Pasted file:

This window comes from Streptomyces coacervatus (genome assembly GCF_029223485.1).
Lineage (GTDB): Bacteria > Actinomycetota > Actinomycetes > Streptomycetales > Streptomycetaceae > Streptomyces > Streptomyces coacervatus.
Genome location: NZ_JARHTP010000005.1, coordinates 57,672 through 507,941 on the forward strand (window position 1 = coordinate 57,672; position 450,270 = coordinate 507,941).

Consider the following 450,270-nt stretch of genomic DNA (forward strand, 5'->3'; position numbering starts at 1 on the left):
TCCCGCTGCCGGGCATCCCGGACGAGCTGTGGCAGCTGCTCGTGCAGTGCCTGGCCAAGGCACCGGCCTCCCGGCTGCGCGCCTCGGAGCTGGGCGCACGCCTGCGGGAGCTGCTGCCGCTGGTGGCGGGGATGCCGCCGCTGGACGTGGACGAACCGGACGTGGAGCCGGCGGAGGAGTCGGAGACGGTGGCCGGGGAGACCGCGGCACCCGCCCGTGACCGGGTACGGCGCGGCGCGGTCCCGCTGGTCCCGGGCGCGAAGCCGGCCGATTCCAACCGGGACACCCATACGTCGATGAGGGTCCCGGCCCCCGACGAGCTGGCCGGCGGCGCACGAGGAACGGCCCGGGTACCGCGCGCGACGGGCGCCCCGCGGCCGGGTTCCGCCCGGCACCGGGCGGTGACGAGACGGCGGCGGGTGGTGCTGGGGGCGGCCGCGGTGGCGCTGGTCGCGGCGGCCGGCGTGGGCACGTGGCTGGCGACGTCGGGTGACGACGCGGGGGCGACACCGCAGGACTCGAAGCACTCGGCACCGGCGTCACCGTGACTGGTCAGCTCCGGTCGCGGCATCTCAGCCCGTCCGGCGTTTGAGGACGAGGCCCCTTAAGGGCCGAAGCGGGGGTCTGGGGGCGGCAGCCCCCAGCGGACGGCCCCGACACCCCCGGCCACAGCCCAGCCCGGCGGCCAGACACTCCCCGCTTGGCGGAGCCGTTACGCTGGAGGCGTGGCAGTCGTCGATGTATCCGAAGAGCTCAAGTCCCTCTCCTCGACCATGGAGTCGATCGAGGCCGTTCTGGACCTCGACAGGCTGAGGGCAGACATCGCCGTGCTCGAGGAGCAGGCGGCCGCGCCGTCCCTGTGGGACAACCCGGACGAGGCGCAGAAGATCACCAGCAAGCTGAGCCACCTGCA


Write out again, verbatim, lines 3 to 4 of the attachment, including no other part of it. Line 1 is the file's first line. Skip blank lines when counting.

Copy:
Genome location: NZ_JARHTP010000005.1, coordinates 57,672 through 507,941 on the forward strand (window position 1 = coordinate 57,672; position 450,270 = coordinate 507,941).

Consider the following 450,270-nt stretch of genomic DNA (forward strand, 5'->3'; position numbering starts at 1 on the left):